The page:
Hard Rock, which is owned by the Seminole Tribe in Hollywood, Florida, is also pursuing the Big Apple. Steven Cohen, the billionaire hedge fund founder and the owner of the New York Mets, has been discussing the possibility to develop a casino with Hard Rock near CitiField in Queens, according to the New York Times.

Related Companies, the developer behind Hudson Yards in Manhattan and chaired by Stephen Ross, the billionaire owner of the Miami Dolphins, announced a plan with Wynn to put a casino near the Javits Center along Manhattan’s West Side.

Analysts, lobbyists and various insiders say MGM’s Empire City in Yonkers and Resorts World in Queens are the front runners for two of the three new licenses. Bill Pascrell III, a partner at Princeton Public Affairs Group, a New Jersey-based lobbying firm focused on gaming, says that the two racinos could swap out their video lottery machines for table games and transform into a full casino quickly and they’ve both been proven operators, have local support, and have been supporting the state with tax revenue for years. Besides, Pasrcell adds, if they don’t get a license, the two facilities would suffer a dramatic decline in business. “I think that all the decision makers understand the importance of not hurting existing operators like Aqueduct and Yonkers,” says Pascrell.

But New York State Gaming Commission chairman Brian O’Dwyer says no operator is a shoo-in for a license. During a commission meeting on Monday, O’Dwyer said no company is going into the process “either the favorite or not the favorite.” He said the siting board will be making “an independent decision.”

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As for New York Mayor Eric Adams, building a casino in the city is part of his plan to revive its economy after the pandemic. A casino would bring jobs, tax revenue and billions in economic activity. “New York City’s economic recovery cannot be about going back to the way things were,” Fabien Levy, Adams’ press secretary, said via email earlier this year. “We are going to rebuild, renew, and reinvent our city, and accelerating and expanding gaming options within the five boroughs is the quickest way to make that happen.”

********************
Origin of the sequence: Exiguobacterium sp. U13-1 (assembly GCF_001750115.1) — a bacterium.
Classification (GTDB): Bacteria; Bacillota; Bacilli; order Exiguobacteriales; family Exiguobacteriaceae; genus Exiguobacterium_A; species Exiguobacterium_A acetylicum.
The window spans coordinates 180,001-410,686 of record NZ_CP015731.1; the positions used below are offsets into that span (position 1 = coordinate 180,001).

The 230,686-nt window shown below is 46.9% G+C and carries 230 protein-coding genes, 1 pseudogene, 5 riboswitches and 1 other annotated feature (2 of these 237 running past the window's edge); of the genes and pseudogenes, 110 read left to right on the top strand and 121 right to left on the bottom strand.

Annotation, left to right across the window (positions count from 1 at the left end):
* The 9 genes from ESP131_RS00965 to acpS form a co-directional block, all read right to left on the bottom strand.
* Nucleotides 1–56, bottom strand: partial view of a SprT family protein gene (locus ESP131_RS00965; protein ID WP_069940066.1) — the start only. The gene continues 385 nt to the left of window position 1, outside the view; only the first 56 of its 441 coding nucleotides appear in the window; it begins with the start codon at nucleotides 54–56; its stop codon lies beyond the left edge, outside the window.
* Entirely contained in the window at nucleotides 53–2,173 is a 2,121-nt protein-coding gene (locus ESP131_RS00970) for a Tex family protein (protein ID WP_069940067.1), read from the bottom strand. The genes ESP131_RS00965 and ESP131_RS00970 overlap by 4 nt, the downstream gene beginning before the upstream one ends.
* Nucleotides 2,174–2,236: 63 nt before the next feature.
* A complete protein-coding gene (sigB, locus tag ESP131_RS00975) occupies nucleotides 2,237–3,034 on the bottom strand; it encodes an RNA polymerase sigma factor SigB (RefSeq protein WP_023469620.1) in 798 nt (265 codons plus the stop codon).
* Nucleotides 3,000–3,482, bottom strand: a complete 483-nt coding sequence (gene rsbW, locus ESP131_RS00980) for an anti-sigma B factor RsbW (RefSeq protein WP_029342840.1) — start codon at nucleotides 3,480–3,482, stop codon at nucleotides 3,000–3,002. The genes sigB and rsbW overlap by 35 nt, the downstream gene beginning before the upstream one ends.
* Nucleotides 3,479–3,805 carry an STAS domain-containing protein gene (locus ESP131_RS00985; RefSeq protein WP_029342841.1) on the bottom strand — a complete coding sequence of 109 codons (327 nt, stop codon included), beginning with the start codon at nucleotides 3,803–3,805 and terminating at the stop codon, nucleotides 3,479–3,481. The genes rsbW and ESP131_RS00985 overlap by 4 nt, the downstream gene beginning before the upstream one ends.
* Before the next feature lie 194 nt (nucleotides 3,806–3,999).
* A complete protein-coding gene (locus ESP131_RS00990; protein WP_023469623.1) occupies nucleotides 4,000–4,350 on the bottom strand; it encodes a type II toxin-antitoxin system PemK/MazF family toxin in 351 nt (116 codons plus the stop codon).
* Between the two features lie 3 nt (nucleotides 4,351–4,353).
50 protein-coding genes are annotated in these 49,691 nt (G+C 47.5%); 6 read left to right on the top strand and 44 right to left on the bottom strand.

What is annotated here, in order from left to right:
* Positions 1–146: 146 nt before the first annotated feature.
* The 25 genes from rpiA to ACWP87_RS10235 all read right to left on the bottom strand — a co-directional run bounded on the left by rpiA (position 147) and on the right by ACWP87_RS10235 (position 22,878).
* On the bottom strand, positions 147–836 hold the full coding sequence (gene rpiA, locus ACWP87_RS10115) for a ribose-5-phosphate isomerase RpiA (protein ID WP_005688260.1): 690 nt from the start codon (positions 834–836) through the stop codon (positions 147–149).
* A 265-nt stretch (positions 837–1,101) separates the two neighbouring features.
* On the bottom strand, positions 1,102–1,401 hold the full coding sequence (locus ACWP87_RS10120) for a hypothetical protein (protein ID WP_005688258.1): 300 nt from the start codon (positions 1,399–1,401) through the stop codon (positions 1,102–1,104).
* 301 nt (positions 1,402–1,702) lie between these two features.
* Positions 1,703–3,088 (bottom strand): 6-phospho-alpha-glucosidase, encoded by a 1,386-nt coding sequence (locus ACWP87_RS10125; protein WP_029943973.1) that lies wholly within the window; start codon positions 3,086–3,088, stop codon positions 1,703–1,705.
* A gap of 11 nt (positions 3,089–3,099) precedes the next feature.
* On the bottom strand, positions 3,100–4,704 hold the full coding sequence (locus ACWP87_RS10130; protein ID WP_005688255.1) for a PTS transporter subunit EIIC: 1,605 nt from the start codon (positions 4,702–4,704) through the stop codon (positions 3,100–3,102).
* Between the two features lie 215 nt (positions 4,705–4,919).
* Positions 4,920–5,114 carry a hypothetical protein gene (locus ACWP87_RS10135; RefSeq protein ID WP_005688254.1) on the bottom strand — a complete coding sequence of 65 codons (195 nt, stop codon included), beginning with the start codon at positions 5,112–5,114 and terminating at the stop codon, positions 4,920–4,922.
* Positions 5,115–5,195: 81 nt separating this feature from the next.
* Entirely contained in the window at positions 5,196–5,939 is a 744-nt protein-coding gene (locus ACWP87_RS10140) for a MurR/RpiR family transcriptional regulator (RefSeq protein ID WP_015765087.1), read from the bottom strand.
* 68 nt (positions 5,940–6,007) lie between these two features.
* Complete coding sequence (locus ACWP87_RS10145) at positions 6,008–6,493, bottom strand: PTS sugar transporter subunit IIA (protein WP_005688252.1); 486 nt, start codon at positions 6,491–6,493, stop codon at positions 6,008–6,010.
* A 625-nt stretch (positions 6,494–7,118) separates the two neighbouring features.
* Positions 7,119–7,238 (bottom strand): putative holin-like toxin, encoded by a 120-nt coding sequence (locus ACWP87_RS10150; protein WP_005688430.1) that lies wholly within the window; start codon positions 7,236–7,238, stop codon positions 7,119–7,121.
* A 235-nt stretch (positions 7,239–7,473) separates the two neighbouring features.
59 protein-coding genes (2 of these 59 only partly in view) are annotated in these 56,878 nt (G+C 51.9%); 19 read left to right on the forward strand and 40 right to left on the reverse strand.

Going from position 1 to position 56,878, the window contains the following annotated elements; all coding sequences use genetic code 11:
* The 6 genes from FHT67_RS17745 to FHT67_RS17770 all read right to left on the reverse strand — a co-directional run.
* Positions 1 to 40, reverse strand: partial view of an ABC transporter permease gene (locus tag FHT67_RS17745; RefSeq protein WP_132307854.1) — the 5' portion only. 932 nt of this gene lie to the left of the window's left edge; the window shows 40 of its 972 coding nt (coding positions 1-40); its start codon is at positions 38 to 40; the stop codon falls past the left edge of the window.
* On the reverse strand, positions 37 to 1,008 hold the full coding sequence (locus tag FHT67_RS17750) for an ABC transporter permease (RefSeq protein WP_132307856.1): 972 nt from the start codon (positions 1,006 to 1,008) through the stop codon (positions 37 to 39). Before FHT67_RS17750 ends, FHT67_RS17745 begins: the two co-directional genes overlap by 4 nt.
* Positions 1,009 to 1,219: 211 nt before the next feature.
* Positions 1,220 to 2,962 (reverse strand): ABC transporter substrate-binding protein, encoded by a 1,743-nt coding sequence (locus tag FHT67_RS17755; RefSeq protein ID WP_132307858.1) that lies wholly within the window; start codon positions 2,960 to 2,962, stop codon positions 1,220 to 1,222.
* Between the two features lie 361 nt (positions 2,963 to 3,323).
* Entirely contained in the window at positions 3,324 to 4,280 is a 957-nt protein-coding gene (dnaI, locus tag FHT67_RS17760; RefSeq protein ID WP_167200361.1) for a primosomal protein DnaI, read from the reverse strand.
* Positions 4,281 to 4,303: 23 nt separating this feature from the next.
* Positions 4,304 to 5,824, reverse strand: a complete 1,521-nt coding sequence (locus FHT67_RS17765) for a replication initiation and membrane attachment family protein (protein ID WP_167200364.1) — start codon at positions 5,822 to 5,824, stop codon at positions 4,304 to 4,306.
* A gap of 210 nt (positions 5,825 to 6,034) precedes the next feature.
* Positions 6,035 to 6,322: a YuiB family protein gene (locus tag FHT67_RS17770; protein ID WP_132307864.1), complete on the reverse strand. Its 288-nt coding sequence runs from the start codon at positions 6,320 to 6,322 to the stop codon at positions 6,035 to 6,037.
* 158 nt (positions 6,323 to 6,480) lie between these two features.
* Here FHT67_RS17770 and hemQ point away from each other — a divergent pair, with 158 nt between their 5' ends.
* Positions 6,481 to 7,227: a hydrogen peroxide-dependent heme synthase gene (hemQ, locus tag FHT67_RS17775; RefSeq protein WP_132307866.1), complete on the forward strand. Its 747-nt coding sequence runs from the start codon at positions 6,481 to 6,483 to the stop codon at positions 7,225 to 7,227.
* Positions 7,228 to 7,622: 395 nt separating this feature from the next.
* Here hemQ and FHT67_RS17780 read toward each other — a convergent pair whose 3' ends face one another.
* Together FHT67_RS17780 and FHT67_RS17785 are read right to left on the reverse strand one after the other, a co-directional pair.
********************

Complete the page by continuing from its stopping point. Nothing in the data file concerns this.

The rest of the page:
But the big question is where a new casino will be located. The state has created a rigorous, locally-controlled process. Every proposal will be scrutinized by a unique community advisory committee—its six members will be appointed by the governor, the mayor, a state senator, and an applicable assemblymember, borough president and city councilmember—to determine is there’s enough local support, or too much opposition for a particular project. This means the all-powerful NIMBYism could kill a proposal.

As for the idea of a casino in the middle of Times Square itself, many stakeholders believe there will be too much opposition to make it a reality. “Everybody is talking about a casino in Times Square,” says Pascrell. “The problem is the adversaries.”

Antenucci also believes putting anything besides a smaller, niche, high-roller-only casino in Manhattan is unlikely, thanks to local dissent. “Anything is possible,” says Antenucci, “but the fiercest opposition will against creating a Las Vegas Strip-style atmosphere in Manhattan.”

But, until winners are selected, all bets are off.